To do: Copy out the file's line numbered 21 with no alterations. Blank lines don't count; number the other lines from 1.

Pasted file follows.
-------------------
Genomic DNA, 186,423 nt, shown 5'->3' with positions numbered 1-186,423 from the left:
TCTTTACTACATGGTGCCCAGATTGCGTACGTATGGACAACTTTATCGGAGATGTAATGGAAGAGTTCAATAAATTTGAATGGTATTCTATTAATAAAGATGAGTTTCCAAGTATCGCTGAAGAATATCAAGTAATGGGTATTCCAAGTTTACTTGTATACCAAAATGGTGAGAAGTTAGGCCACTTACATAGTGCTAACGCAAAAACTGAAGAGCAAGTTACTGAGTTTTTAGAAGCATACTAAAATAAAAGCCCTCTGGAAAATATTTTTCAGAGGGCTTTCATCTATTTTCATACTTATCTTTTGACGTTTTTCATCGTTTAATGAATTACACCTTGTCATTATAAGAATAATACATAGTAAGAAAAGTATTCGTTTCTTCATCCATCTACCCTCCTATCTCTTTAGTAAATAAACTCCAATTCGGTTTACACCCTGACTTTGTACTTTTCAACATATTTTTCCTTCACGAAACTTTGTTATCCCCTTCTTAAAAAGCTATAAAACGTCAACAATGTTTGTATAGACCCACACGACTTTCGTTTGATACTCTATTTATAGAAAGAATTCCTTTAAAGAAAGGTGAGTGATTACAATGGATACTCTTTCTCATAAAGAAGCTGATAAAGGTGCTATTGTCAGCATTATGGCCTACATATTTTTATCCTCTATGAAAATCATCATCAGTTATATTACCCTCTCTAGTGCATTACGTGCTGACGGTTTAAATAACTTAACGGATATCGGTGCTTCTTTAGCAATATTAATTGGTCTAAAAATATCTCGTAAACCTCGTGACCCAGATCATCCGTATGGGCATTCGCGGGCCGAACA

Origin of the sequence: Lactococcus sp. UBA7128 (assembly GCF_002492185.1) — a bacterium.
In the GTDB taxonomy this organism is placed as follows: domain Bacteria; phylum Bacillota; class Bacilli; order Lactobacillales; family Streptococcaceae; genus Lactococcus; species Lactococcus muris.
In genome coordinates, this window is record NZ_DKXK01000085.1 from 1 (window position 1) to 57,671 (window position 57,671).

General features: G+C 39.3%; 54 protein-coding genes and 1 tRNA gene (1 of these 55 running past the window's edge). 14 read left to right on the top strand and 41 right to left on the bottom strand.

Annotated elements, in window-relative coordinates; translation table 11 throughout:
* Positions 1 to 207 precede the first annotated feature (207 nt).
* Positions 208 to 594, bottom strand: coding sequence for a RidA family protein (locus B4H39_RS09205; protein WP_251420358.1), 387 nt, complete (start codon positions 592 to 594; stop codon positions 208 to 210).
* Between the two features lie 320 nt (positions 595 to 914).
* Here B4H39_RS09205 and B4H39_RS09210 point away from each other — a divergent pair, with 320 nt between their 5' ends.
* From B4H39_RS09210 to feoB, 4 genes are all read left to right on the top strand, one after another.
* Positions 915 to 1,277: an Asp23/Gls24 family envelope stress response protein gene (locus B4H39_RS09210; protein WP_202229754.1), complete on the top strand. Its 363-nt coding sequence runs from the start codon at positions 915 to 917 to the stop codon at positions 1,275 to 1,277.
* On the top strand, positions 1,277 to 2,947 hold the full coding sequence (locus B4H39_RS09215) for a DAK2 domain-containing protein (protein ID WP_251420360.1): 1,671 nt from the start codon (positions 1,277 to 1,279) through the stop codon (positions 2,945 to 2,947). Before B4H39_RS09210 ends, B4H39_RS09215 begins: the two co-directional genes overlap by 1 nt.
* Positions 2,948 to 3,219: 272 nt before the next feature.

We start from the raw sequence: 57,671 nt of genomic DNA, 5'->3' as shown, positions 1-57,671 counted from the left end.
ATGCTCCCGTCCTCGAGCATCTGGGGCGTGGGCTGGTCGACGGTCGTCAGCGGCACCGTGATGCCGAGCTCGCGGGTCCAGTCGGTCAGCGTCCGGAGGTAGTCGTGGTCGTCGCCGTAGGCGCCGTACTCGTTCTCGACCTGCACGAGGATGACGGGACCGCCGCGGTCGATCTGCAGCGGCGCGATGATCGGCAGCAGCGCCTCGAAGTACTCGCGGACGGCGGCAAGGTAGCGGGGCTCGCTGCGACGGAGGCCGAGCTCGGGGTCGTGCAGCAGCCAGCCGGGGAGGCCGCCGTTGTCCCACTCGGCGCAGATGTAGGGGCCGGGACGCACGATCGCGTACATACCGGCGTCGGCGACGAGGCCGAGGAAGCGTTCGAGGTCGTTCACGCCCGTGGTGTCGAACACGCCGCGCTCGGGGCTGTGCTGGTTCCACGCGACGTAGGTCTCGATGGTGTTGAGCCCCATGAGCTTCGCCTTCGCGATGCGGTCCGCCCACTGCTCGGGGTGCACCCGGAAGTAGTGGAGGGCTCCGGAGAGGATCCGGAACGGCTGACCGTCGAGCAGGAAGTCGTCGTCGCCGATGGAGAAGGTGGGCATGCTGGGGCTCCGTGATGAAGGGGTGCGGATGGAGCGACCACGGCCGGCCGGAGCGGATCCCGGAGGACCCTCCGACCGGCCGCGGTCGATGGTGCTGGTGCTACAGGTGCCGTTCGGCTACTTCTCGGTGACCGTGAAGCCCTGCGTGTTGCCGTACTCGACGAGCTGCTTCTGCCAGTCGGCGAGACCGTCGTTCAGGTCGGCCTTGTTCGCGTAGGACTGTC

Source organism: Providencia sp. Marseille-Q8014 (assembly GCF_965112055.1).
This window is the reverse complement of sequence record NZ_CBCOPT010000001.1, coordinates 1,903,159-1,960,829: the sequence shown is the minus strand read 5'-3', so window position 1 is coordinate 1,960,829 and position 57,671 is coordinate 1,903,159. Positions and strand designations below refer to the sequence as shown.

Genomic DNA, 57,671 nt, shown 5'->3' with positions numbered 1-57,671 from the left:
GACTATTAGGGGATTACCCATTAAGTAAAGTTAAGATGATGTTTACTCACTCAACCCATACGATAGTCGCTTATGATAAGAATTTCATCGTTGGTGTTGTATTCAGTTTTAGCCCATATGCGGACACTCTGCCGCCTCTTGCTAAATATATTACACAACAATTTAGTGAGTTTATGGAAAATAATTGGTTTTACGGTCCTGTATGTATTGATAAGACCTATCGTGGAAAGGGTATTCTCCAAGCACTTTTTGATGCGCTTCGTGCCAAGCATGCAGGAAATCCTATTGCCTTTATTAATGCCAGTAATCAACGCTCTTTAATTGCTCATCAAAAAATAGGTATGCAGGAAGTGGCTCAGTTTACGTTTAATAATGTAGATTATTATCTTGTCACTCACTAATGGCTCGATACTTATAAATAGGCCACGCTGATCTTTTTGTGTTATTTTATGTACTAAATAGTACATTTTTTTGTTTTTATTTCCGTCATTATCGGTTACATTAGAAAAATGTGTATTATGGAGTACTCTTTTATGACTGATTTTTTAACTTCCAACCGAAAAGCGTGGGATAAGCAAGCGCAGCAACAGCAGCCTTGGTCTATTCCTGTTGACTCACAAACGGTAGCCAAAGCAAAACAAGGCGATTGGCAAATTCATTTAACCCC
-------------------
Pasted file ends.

GACTATTAGGGGATTACCCATTAAGTAAAGTTAAGATGATGTTTACTCACTCAACCCATACGATAGTCGCTTATGATAAGAATTTCATCGTTGGTGTTGTATTCAGTTTTAGCCCATATGCGGACACTCTGCCGCCTCTTGCTAAATATATTACACAACAATTTAGTGAGTTTATGGAAAATAATTGGTTTTACGGTCCTGTATGTATTGATAAGACCTATCGTGGAAAGGGTATTCTCCAAGCACTTTTTGATGCGCTTCGTGCCAAGCATGCAGGAAATCCTATTGCCTTTATTAATGCCAGTAATCAACGCTCTTTAATTGCTCATCAAAAAATAGGTATGCAGGAAGTGGCTCAGTTTACGTTTAATAATGTAGATTATTATCTTGTCACTCACTAATGGCTCGATACTTATAAATAGGCCACGCTGATCTTTTTGTGTTATTTTATGTACTAAATAGTACATTTTTTTGTTTTTATTTCCGTCATTATCGGTTACATTAGAAAAATGTGTATTATGGAGTACTCTTTTATGACTGATTTTTTAACTTCCAACCGAAAAGCGTGGGATAAGCAAGCGCAGCAACAGCAGCCTTGGTCTATTCCTGTTGACTCACAAACGGTAGCCAAAGCAAAACAAGGCGATTGGCAAATTCATTTAACCCC